On my way to the airport for my trip to Seattle, my cab driver asked me where I was going and why. I told him I was doing some readings – I am always leery of the inevitable question, “Have you written anything I might have read?” and the comment, “I’ll wait and see it in the movie theater” – but this man seemed interested in my quick synopsis: looking at ground zero from the original ground zero. He asked me about Godzilla, and how I interpreted that cinematic celebration of the destruction of Tokyo in the context of the massive destruction of Japan during the war. He mused at how the Japanese responded differently than survivors of the Holocaust in Europe.
Then he told me that he was a school bus driver on September 11th, picking up middle schoolers in Brooklyn who were supposed to be touring the towers that day. He told me about his day in detail – about how when the bus drivers finally found out what happened and listened to the radio, they heard a report that the plane in Pennsylvania was shot down by friendly fire, a statement that has never been repeated. But I heard it, he says. Four of us heard it. He told me what it was like to drive in the area for the next several months, carrying shell-shocked children back and forth to school, and he asked me, did my book contain anything like that? Anything like his stories?
I was sitting in the back seat listening, trying not to say anything because the waves of sorrow that sometimes strike me when I try to say anything about September 11th were in full force. Finally, he told me about how everything hit him one day when he had to drive over a wooden ramp near the site and since he was high up in a bus, he could see over the blocked fence and into the devastation. He called his boss and told him he couldn’t take it anymore. He sobbed then, and he still gets choked up when he thinks of it. He was reassigned to a route in Queens.
For the first time in a while, I was listening to a survivor’s story. As the Hiroshima survivors did, this man picked his details and told the story that made sense to him. There were things he held onto, like the friendly fire. Details he must tell every time he talks about this, until they are rehearsed. He wanted to know – did my book contain anything like his story? Did I know what he knew, or enough of it, so that he could rest easy? I had a similar experience in Japan after September 11th: the survivors sought me out, needing a place to leave their stories in safety. Needing a witness.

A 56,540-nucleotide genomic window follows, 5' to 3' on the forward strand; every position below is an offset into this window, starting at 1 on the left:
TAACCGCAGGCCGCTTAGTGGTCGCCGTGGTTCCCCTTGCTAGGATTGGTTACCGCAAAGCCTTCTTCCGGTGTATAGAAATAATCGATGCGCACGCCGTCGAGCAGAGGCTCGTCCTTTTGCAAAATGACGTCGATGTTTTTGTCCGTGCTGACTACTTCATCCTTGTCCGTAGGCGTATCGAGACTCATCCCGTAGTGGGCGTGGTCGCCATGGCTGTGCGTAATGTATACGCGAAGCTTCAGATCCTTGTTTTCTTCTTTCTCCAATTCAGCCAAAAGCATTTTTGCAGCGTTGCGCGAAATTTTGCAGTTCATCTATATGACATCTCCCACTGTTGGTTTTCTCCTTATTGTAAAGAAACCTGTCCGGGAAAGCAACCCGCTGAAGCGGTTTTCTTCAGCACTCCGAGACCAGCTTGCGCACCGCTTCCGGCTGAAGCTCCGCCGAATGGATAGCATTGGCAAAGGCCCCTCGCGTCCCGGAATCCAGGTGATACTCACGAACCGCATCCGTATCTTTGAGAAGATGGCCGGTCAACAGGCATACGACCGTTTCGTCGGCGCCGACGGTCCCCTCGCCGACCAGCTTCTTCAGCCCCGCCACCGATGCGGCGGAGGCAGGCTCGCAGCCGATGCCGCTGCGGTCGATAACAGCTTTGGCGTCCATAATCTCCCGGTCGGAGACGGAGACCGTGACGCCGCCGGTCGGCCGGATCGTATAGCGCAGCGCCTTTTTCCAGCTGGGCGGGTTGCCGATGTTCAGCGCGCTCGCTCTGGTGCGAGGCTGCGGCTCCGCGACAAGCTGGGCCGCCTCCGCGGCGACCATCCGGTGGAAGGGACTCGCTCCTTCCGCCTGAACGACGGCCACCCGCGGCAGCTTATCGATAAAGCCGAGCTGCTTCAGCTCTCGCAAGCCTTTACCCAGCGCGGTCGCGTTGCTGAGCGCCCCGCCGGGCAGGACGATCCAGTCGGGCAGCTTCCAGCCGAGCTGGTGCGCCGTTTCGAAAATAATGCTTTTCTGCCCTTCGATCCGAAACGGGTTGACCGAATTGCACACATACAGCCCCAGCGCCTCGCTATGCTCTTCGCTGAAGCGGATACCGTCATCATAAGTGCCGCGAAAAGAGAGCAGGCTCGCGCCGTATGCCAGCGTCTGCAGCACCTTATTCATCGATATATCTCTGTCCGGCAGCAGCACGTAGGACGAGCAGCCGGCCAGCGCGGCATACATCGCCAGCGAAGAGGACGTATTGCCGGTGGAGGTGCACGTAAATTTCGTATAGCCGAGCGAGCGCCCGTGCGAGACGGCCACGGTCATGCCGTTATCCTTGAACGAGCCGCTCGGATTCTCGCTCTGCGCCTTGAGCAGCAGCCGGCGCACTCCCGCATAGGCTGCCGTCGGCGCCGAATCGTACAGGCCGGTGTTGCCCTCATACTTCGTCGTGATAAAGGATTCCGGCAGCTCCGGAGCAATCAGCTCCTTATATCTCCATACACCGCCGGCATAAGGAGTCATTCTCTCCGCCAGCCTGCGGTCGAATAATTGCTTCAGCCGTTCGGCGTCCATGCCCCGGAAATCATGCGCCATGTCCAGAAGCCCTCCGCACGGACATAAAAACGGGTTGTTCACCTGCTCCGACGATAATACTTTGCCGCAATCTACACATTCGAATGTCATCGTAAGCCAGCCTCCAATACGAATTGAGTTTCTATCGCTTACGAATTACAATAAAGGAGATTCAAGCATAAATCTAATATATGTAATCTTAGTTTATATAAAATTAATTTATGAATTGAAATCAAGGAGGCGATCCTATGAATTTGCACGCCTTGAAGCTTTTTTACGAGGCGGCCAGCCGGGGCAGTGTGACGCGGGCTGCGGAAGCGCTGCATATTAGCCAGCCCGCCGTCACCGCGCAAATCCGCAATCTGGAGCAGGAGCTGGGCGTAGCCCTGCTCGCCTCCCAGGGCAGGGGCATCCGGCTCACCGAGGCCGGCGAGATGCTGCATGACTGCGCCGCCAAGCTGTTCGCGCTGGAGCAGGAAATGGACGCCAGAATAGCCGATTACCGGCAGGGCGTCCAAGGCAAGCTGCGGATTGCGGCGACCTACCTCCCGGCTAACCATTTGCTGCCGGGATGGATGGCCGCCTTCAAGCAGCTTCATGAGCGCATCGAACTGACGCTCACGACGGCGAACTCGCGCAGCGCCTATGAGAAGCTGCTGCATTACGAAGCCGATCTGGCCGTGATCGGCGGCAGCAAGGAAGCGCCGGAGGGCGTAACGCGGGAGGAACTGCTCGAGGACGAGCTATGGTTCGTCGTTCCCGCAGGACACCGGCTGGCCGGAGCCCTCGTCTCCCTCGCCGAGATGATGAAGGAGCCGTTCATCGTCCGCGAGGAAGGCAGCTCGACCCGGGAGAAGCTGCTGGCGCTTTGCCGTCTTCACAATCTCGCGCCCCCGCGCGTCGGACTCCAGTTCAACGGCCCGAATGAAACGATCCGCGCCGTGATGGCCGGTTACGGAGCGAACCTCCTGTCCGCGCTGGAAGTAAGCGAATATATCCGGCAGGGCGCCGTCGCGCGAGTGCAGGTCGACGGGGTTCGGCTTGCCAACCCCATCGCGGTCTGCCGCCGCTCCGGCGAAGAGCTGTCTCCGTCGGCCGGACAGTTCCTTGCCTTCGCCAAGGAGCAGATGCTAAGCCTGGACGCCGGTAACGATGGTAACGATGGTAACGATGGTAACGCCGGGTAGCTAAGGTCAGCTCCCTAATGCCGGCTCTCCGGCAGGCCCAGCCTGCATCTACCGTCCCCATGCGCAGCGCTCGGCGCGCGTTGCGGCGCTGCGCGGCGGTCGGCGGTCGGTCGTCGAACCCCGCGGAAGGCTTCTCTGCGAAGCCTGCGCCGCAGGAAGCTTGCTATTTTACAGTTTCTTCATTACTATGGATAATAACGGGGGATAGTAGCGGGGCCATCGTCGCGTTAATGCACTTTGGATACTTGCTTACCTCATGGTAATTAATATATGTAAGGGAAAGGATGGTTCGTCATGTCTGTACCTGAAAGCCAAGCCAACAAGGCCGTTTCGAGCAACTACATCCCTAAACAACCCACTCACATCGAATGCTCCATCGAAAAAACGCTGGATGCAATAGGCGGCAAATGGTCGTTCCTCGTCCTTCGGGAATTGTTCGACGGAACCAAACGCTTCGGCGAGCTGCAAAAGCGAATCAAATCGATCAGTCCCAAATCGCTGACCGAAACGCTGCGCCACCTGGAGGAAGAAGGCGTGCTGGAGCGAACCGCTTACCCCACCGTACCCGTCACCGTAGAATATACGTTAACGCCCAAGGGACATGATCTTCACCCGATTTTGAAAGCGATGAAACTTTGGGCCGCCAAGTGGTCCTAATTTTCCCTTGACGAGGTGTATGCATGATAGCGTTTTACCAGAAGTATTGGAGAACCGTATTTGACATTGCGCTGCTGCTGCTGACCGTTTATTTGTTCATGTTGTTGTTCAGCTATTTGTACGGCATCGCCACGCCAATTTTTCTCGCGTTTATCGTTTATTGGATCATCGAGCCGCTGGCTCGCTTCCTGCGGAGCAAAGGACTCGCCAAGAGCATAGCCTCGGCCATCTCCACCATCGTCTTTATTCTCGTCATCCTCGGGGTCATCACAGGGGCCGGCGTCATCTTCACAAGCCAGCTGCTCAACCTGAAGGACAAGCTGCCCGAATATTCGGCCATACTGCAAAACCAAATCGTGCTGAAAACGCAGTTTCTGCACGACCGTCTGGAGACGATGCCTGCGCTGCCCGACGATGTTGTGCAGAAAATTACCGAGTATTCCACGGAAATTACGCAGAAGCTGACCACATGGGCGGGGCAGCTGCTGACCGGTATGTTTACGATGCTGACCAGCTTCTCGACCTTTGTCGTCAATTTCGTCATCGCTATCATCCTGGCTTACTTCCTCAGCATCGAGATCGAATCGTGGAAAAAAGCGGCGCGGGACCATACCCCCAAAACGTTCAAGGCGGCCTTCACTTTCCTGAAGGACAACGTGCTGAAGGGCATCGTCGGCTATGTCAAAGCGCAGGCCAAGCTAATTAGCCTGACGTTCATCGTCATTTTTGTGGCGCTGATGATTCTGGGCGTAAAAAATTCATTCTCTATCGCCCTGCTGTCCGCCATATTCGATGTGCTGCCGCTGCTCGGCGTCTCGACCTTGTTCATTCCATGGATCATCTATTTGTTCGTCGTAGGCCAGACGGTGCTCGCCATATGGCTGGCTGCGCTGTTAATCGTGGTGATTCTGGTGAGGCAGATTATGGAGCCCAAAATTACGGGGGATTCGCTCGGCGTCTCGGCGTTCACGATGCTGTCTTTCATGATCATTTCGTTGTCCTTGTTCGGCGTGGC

But this time, I was given a new gift. Watching the terrorist attacks from Japan, I remember thinking, “This is a time for empathy.” The United States had not been hit on its own ground ever (unless you count Pearl Harbor). We didn’t know what it felt like to be a victim, or to be attacked because we were hated. Not that I would have wanted it for us, not that I took any satisfaction in such a terrible statement, but I thought, we can learn something about empathy, about sorrow, about love, from this awful attack. Maybe we will have a better understanding of what it means for a small, individual human being to be attacked, to be killed, how terrible it is for anyone, especially the innocent and unsuspecting, to be murdered.
This didn’t happen then.
But in my bus-turned-cab-driver’s story, it was there. He had deep empathy for the children, for the people who lived in the area, and for all New Yorkers, like him, who were witnesses and felt helpless. He still gets choked up, as I do. He carries no grudges that he offered; he lost no one dear to him that he mentioned. He just still feels it. He knows what it feels like. No rhetoric, no revenge, no war machine or narrative of the hero and the villain, has wiped that away.
(Reiko Rizzuto is the author of Hiroshima in the Morning and was also a client of mine)